Cartier’s Ballon Bleu Tourbillon: Bigger Is Not Always Better
The Ballon Bleu Flying Tourbillon shown here is not Cartier’s first tourbillon.
The very first one was the Diabolo tourbillon that dates from the end of the 1980s. That was a round 36 mm watch with large lugs equipped with an automatic movement.
Roughly 20 years ago, Cartier had a few stunning Pasha tourbillons in its Collection Privée line (1998-2008). At that time the “Maison” relied on calibers like the 493 MC, based on a Girard-Perregaux movement, to power these watches. And there is absolutely nothing wrong with that since they are reliable, well-finished tourbillon movements.
But from the late 1990s, Cartier decided to develop and produce most of its own calibers, and the 9452 MC flying tourbillon caliber in the Ballon Bleu Tourbillon was one of the first examples together with the automatic 1904 MC base caliber that was built to power several mainstream models.
The timepiece we discuss here is the French icon’s first tourbillon watch powered by a manufacture caliber right from its own Geneva workshop in 2008.
A smallish movement during the big watch craze
It was 2008 when the just-developed 9452 MC caliber, housed in a large 47 mm Ballon Bleu case, was briefly introduced to the press. The impressive official presentation took place at the 2009 SIHH in Geneva.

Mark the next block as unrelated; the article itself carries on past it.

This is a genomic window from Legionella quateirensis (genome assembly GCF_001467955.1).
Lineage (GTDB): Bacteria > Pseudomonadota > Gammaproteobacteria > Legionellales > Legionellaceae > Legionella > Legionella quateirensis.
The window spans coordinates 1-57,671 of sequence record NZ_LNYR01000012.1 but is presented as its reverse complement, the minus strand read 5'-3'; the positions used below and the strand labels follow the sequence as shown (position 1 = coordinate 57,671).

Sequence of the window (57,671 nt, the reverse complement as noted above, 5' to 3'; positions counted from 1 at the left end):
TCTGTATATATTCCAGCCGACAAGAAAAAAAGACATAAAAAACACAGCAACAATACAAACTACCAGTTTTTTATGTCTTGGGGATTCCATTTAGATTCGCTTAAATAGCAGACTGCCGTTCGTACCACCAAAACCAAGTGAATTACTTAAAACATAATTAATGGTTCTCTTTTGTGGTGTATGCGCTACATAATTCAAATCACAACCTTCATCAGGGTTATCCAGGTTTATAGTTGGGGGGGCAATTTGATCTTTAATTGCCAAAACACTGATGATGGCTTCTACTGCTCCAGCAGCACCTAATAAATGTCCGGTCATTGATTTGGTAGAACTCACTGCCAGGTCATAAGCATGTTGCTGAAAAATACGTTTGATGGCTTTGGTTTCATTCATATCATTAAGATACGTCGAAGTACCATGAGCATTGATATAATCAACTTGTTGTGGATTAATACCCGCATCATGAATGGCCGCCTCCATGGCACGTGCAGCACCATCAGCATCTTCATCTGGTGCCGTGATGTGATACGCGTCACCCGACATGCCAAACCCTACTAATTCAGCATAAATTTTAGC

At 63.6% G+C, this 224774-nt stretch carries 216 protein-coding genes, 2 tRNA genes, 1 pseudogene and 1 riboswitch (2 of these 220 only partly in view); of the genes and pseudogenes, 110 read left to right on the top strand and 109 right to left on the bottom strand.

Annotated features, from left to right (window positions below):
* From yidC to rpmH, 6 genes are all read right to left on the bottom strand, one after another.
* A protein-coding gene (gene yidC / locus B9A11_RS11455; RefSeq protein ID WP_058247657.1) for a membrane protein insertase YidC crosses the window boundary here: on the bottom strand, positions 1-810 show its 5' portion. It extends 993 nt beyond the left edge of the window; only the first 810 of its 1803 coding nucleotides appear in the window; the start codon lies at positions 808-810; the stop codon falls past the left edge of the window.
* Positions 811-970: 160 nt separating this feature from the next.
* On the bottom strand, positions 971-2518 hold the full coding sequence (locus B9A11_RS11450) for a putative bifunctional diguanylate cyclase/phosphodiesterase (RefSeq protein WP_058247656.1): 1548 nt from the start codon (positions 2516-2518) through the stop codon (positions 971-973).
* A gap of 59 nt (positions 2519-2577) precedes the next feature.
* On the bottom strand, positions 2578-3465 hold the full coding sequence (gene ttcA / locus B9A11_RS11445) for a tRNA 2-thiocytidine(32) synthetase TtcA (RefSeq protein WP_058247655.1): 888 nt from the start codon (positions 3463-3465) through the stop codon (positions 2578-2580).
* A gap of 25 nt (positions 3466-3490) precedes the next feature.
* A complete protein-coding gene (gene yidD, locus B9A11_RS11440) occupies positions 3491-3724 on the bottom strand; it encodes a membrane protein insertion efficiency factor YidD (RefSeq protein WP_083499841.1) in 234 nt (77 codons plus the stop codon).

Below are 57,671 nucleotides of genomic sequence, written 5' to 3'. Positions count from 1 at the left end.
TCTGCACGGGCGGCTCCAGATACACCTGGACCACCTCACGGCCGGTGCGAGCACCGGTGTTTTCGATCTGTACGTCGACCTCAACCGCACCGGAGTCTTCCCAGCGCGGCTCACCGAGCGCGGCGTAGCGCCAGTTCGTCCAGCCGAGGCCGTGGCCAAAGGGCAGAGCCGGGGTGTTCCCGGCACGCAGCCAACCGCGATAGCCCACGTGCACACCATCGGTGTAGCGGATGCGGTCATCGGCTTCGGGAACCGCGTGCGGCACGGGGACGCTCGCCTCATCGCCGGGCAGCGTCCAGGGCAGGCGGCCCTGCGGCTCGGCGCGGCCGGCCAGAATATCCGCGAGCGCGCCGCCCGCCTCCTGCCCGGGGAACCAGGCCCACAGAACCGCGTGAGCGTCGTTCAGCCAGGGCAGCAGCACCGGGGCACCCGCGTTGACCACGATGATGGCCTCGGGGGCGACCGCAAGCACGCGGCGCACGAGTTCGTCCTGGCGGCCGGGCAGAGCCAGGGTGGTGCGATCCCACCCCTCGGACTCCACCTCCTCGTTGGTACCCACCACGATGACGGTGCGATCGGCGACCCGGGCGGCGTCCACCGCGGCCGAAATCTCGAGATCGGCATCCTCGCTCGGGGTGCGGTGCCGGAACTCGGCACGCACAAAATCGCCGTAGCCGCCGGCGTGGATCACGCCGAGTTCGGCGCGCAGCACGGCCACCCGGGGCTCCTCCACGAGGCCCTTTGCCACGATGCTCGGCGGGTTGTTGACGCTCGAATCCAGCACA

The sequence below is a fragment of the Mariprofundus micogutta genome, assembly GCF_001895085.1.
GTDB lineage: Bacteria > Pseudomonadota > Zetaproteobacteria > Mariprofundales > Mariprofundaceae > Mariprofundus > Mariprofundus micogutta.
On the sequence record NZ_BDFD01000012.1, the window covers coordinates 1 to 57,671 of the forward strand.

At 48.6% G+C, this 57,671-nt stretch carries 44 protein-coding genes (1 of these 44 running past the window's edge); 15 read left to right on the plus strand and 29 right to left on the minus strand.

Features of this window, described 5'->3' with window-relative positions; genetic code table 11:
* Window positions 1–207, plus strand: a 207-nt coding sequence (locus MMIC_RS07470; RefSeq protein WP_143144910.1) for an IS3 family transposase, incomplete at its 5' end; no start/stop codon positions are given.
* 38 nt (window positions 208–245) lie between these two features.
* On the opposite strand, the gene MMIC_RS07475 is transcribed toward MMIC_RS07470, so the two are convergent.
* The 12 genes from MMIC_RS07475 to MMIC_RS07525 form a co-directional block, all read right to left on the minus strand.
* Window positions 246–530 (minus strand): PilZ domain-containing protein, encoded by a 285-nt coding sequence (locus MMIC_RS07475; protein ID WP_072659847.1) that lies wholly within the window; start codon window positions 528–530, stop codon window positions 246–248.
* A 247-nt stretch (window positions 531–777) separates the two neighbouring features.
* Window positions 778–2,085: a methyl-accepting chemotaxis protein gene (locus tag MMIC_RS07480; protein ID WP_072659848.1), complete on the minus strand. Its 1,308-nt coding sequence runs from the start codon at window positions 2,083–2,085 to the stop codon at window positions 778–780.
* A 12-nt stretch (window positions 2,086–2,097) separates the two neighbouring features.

The trend and demand for large watches was strong at that time, and unfortunately Cartier followed the hype and presented its stunning new, yet fairly small, tourbillon caliber in a 47 mm Ballon Bleu case, in a 47 mm Calibre de Cartier case, in an extra-large Tank Americain, and an in an extra-large Santos 100 case.
All of them looked absolutely smashing, but all of them needed quite a large wrist to fit well and look proportioned. The oversized fashion trend for watches was fun for affordable timepieces, but when it involves an investment like that, which is what is needed to obtain a tourbillon from a high-end brand, not everyone was eager to get one and because of it not everyone took the new collection of manufacture Cartier tourbillons very seriously.
They were, after all, Cartier tourbillons. And although esteemed, Cartier had never been a manufacture to that point.
Housing this wonderful movement is such large cases was, in my opinion, a big mistake since the 9452 MC caliber was not only a huge step forward for Cartier, it was also a beautiful tourbillon caliber to look at with its characteristic white gold C indicating the seconds.
Now, ten years later, times have changed, CEOs have been replaced, and the collection has been modified.